A couple of weeks ago the vice-president of Tuscany Stella Targetti paid a visit to Enel’s research centres in Pisa and Livorno. This wasn’t a casual visit, as Targetti is also head of regional policy for higher education, relations between universities and research centres, promotion of scientific research and coordination of research activities in a number of areas.
Her first stop was Pisa, the Group’s research headquarters. There, alongside head of the Technical Research Area Sauro Pasini, she visited the chemical laboratory, the monitoring room of its generation park and the Triangle-based Omni-purpose Building (TOB ), a new system of generating electricity in isolated places that will help bringing energy to some of the most remote areas on the planet.
Afterwards they took a trip few miles down the road to Livorno, where Targetti saw small-scale biomass and geothermal plants, as well as Zero Accident Project (ZAP) cyber security initiatives, which keep the workplace and IT systems safe.
Enel’s scientific research isn’t restricted to Tuscany however: its network of centres, laboratories and experimental areas covers the whole of Italy and includes more than 200 highly specialised research staff. It’s considered one of Europe’s major energy research centres in terms of facilities and equipment , and it takes part in important, Europe-wide programmes for the mobility of researchers, as well as working with the most important research bodies, such as the Massachusetts Institute of Technology (MIT).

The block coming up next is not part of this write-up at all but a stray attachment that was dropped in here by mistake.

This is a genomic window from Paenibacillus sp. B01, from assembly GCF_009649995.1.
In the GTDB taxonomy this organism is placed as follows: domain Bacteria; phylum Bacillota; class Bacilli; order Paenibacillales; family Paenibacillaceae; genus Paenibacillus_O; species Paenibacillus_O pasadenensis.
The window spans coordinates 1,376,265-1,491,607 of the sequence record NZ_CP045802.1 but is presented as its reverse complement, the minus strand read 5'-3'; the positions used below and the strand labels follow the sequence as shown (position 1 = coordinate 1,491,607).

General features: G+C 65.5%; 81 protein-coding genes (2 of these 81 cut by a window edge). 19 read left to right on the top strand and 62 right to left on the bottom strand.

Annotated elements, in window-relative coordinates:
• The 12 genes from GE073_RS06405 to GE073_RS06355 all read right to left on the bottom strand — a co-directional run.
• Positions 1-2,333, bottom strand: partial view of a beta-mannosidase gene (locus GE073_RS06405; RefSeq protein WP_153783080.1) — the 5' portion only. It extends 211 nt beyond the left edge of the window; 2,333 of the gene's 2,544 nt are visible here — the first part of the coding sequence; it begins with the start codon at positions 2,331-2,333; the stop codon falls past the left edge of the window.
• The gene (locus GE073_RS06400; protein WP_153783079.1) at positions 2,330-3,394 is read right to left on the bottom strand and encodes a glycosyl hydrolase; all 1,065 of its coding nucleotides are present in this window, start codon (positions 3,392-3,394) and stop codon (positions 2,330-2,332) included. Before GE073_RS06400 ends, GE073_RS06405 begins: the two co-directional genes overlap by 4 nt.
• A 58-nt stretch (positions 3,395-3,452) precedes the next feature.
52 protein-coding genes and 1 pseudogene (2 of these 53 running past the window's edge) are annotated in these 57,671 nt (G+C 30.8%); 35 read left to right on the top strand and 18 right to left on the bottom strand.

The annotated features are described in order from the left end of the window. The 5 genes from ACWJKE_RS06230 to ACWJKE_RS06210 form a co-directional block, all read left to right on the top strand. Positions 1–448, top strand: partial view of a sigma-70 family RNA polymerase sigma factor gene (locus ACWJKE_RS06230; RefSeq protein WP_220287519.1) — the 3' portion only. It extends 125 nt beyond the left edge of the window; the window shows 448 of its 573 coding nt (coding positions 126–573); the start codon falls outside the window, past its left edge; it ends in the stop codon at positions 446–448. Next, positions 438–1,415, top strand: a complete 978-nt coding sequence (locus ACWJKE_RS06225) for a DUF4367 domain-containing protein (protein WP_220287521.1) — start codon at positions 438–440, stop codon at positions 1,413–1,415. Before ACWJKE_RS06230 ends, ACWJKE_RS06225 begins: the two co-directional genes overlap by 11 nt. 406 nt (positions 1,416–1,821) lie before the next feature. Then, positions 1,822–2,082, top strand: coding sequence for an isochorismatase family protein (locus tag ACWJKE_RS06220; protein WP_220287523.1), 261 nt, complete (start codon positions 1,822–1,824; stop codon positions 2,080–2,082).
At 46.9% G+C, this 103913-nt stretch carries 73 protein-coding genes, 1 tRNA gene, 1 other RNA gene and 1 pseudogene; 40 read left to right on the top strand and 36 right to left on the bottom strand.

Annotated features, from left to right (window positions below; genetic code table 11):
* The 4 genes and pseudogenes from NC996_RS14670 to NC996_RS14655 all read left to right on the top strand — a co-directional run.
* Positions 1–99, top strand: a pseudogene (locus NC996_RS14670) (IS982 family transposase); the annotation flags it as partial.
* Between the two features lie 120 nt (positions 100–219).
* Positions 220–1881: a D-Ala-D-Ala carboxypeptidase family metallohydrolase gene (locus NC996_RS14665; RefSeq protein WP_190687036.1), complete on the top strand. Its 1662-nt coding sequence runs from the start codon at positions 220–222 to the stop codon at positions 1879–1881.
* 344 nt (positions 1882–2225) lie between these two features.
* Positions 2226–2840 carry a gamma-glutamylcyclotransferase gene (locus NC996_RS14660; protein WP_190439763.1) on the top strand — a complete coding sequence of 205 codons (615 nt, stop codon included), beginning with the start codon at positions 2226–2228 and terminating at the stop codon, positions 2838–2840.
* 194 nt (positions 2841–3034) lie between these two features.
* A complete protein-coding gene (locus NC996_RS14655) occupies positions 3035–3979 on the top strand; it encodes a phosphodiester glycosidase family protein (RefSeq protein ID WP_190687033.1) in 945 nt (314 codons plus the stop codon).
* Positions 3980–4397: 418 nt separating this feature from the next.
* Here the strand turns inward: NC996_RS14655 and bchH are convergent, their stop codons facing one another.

Speaking of research and universities it is also worth mentioning that at the request of numerous Italian universities, the deadline for Energy for Knowledge has been extended to the end of the month. This initiative, which is the result of a collaboration with the Enel Foundation and the Fondanzione CRUI, the foundation for Italian University Rectors, offers 20 study grants worth €15,000 each for work on renewable energy, the economic impact of energy production and CSR.
Enel is convinced that in the future the energy industry must promote the gaining of scientific knowledge and sustainable development, and that’s is why Enel created Energy for Knowledge. This is another example of someone in Italy believing in research as the engine that drives development not only of science, but also of the economy, and is will to back that belief up with its time, energy and money. That someone is Enel.